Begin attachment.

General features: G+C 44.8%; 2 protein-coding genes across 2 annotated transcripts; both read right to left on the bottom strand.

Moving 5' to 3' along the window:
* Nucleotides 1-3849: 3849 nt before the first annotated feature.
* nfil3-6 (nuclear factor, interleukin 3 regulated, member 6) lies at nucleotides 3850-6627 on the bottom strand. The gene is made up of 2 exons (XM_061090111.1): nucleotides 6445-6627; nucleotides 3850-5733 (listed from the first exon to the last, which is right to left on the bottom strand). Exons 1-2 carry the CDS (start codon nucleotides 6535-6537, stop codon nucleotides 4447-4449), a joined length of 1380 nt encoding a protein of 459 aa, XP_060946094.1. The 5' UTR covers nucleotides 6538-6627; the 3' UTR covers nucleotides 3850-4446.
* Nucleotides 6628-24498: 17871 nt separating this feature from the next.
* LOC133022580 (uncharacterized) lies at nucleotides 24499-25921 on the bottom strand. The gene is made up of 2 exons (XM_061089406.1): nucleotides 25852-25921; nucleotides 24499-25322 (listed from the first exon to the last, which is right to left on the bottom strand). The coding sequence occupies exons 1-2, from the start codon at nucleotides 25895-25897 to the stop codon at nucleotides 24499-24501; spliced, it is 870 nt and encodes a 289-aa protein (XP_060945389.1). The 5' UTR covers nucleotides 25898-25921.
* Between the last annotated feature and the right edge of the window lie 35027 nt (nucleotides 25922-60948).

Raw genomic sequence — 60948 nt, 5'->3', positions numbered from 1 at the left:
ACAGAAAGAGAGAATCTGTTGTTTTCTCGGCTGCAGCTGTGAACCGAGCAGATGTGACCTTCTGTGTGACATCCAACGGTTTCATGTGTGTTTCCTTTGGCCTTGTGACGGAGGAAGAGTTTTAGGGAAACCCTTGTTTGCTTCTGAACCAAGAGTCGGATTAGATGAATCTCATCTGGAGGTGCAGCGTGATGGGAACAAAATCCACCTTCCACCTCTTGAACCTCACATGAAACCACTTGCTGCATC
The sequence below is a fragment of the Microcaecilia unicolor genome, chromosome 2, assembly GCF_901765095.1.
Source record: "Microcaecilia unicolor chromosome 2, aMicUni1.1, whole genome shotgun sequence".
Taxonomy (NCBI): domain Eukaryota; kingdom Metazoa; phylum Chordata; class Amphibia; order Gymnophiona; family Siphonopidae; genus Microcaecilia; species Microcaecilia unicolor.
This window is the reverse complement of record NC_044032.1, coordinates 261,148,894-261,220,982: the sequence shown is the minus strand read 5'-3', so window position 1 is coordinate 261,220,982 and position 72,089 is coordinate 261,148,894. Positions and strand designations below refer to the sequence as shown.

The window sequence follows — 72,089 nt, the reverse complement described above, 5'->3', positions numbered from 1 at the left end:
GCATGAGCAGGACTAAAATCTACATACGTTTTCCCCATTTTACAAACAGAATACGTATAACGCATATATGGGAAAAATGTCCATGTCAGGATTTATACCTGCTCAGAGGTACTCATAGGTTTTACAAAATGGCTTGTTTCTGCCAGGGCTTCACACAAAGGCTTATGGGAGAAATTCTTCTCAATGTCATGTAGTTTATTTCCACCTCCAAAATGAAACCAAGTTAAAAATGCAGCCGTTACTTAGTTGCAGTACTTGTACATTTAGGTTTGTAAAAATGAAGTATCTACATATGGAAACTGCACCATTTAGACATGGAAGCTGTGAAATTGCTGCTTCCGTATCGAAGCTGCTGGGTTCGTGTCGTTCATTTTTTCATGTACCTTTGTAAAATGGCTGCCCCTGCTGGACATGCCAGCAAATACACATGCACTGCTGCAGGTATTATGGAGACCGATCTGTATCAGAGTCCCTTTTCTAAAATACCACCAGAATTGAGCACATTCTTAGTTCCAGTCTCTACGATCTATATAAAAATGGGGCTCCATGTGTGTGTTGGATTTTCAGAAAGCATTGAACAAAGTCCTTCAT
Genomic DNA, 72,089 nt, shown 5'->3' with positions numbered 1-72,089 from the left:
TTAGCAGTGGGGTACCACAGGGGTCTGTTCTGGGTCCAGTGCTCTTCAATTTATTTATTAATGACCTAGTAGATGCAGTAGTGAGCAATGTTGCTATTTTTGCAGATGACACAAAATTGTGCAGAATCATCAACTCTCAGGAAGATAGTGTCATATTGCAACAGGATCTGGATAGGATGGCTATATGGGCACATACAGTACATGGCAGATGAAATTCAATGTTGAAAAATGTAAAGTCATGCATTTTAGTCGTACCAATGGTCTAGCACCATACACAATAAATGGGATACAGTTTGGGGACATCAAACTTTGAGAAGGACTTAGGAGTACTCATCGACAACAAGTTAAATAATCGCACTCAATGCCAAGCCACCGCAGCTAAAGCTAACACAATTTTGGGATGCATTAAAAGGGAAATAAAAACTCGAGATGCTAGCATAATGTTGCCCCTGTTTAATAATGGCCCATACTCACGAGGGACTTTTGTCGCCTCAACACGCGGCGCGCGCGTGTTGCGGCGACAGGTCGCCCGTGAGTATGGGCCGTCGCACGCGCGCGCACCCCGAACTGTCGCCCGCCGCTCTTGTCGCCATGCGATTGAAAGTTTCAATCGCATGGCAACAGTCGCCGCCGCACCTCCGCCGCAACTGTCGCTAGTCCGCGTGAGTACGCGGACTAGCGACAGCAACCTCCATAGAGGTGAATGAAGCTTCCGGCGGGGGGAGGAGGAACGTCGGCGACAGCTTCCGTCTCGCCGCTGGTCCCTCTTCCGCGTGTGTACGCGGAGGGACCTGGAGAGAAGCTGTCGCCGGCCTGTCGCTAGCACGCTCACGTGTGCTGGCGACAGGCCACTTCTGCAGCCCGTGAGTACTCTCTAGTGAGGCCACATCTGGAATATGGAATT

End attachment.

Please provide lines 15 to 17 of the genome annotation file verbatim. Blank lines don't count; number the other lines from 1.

GCATGAGCAGGACTAAAATCTACATACGTTTTCCCCATTTTACAAACAGAATACGTATAACGCATATATGGGAAAAATGTCCATGTCAGGATTTATACCTGCTCAGAGGTACTCATAGGTTTTACAAAATGGCTTGTTTCTGCCAGGGCTTCACACAAAGGCTTATGGGAGAAATTCTTCTCAATGTCATGTAGTTTATTTCCACCTCCAAAATGAAACCAAGTTAAAAATGCAGCCGTTACTTAGTTGCAGTACTTGTACATTTAGGTTTGTAAAAATGAAGTATCTACATATGGAAACTGCACCATTTAGACATGGAAGCTGTGAAATTGCTGCTTCCGTATCGAAGCTGCTGGGTTCGTGTCGTTCATTTTTTCATGTACCTTTGTAAAATGGCTGCCCCTGCTGGACATGCCAGCAAATACACATGCACTGCTGCAGGTATTATGGAGACCGATCTGTATCAGAGTCCCTTTTCTAAAATACCACCAGAATTGAGCACATTCTTAGTTCCAGTCTCTACGATCTATATAAAAATGGGGCTCCATGTGTGTGTTGGATTTTCAGAAAGCATTGAACAAAGTCCTTCAT
Genomic DNA, 72,089 nt, shown 5'->3' with positions numbered 1-72,089 from the left:
TTAGCAGTGGGGTACCACAGGGGTCTGTTCTGGGTCCAGTGCTCTTCAATTTATTTATTAATGACCTAGTAGATGCAGTAGTGAGCAATGTTGCTATTTTTGCAGATGACACAAAATTGTGCAGAATCATCAACTCTCAGGAAGATAGTGTCATATTGCAACAGGATCTGGATAGGATGGCTATATGGGCACATACAGTACATGGCAGATGAAATTCAATGTTGAAAAATGTAAAGTCATGCATTTTAGTCGTACCAATGGTCTAGCACCATACACAATAAATGGGATACAGTTTGGGGACATCAAACTTTGAGAAGGACTTAGGAGTACTCATCGACAACAAGTTAAATAATCGCACTCAATGCCAAGCCACCGCAGCTAAAGCTAACACAATTTTGGGATGCATTAAAAGGGAAATAAAAACTCGAGATGCTAGCATAATGTTGCCCCTGTTTAATAATGGCCCATACTCACGAGGGACTTTTGTCGCCTCAACACGCGGCGCGCGCGTGTTGCGGCGACAGGTCGCCCGTGAGTATGGGCCGTCGCACGCGCGCGCACCCCGAACTGTCGCCCGCCGCTCTTGTCGCCATGCGATTGAAAGTTTCAATCGCATGGCAACAGTCGCCGCCGCACCTCCGCCGCAACTGTCGCTAGTCCGCGTGAGTACGCGGACTAGCGACAGCAACCTCCATAGAGGTGAATGAAGCTTCCGGCGGGGGGAGGAGGAACGTCGGCGACAGCTTCCGTCTCGCCGCTGGTCCCTCTTCCGCGTGTGTACGCGGAGGGACCTGGAGAGAAGCTGTCGCCGGCCTGTCGCTAGCACGCTCACGTGTGCTGGCGACAGGCCACTTCTGCAGCCCGTGAGTACTCTCTAGTGAGGCCACATCTGGAATATGGAATT